If you’re familiar with our site, you know that we scan a wide range of media to find issues to bring you to discuss. That includes issues that are underreported. But the point is that we look for your opinions. This article is a little different. First, we’re quoting ourselves, not other media. And second, we’re proposing our own solution for you to discuss.
The issue is what to do about North Korea. We wrote during the presidential campaign, back in April 2016, that Donald Trump has been so outspoken against North Korea that he would be able to reach out to Kim Jong Un without raising anxiety at home—in the way that anti-Communist Richard Nixon was able to “open” China to the outside world. At that time, Trump said he would happily invite Kim to visit Washington to discuss issues, even if there were only a 10% chance of progress. Talking. What a concept! Of course, that was 22 months ago. . .
In April 2017, we discussed how important it is to learn from history—and that words matter. At that time, Trump told Korea that we had an “Armada” headed his way. Never mind that that “Armada” was thousands of miles away from Korea—heading in the opposite direction. The point was that, historically, it echoed the “Spanish Armada,” which was sent to “punish” England, and it was destroyed by the more agile smaller ships of the English fleet—largely responsible for beginning the collapse of the Spanish Empire.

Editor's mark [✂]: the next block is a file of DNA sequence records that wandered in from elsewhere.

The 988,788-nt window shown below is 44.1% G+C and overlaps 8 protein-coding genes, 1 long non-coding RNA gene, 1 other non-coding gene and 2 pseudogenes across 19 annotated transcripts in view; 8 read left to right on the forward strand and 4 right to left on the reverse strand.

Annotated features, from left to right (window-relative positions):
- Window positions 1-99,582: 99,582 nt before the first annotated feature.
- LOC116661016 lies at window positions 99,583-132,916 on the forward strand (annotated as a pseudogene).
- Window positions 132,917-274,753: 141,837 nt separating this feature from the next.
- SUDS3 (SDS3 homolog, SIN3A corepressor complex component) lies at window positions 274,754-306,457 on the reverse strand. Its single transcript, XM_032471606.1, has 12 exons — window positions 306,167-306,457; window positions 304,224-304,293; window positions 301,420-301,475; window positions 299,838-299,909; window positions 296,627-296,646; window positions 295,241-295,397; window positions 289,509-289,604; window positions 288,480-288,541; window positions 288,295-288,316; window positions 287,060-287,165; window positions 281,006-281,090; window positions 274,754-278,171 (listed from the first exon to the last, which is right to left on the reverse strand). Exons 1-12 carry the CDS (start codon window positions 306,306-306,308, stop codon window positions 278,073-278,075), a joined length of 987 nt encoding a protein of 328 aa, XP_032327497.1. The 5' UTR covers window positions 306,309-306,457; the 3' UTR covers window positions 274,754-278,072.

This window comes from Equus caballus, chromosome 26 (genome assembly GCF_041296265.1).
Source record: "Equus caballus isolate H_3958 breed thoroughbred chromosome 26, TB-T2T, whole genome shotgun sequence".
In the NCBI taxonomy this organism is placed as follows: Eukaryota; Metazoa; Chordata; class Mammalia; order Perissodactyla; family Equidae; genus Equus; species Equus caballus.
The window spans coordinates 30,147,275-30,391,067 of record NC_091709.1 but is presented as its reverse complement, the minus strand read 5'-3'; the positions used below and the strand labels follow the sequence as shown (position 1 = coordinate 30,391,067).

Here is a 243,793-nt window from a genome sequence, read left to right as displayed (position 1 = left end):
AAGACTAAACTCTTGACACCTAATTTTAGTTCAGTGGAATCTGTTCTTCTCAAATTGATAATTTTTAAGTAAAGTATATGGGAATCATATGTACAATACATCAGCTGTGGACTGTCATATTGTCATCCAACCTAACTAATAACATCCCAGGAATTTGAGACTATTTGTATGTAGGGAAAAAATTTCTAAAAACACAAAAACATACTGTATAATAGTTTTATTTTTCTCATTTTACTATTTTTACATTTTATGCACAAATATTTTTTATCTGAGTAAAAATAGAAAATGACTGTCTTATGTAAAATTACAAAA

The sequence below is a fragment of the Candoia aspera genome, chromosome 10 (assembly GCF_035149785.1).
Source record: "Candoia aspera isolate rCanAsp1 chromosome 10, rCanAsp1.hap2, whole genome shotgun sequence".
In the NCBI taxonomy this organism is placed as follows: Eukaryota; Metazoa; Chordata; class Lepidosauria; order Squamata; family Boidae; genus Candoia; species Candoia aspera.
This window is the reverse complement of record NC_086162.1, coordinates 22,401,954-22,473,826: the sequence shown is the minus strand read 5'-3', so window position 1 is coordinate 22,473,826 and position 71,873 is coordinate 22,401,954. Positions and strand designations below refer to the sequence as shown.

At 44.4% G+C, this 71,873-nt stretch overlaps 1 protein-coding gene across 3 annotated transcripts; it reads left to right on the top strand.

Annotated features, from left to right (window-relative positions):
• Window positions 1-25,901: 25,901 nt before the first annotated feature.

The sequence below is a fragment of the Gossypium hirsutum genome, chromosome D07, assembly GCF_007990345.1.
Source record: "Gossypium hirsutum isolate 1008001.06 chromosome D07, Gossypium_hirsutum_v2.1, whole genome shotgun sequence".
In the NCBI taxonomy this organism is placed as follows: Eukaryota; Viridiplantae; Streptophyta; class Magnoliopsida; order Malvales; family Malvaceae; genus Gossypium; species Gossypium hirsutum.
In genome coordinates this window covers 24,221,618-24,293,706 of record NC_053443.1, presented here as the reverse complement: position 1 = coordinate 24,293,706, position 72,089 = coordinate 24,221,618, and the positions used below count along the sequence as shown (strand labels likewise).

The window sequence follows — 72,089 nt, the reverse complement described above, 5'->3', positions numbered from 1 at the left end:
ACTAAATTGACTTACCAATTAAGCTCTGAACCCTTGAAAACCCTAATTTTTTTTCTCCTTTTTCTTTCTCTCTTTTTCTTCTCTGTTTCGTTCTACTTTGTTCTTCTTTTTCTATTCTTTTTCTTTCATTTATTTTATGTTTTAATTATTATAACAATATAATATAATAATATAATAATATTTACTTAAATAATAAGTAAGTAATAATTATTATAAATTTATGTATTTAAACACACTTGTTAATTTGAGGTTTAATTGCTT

In May, we noted that Trump was saying both that he is willing to make a pre-emptive strike on North Korea (nothing like announcing it in advance!), and again, that he was willing to talk to Kim.
Also in July, we pointed out that North Korea is not China’s problem, and it’s unrealistic for us to expect them to turn against their neighbor-ally, in exactly the same way as we couldn’t be expected to turn against our neighbor-ally, Canada.
That led us to a two-part article in August 2017, in which experts said for all the bluster, Trump’s actions have been exactly the same as Barack Obama’s. But we also offered our own suggestion, that we should expand trade with North Korea, pointing out the “Golden Arches Theory,” the old adage that no two countries with McDonald’s go to war with each other.
Our article also explained how we got to where we are now. The problem began with an attack by North Korea on the South, hoping to reunite the country. But in a stroke of US luck, the Soviet Union had walked out of the United Nations in protest of an unrelated issue—and Taiwan occupied the “China” seat at that time. That allowed us to get the Security Council to authorize UN troops to invade the North.
The war was almost over, when China decided to send in thousands of its own troops on the side of the North. UN (not US) troops were forced back to the South. Note that while the US had supplied most of the troops, it was not a US war. It was a United Nations action. Unfortunately, the UN never signed a peace treaty after that armistice, so the entire world is still legally at war with North Korea. And you wonder why they’re paranoid?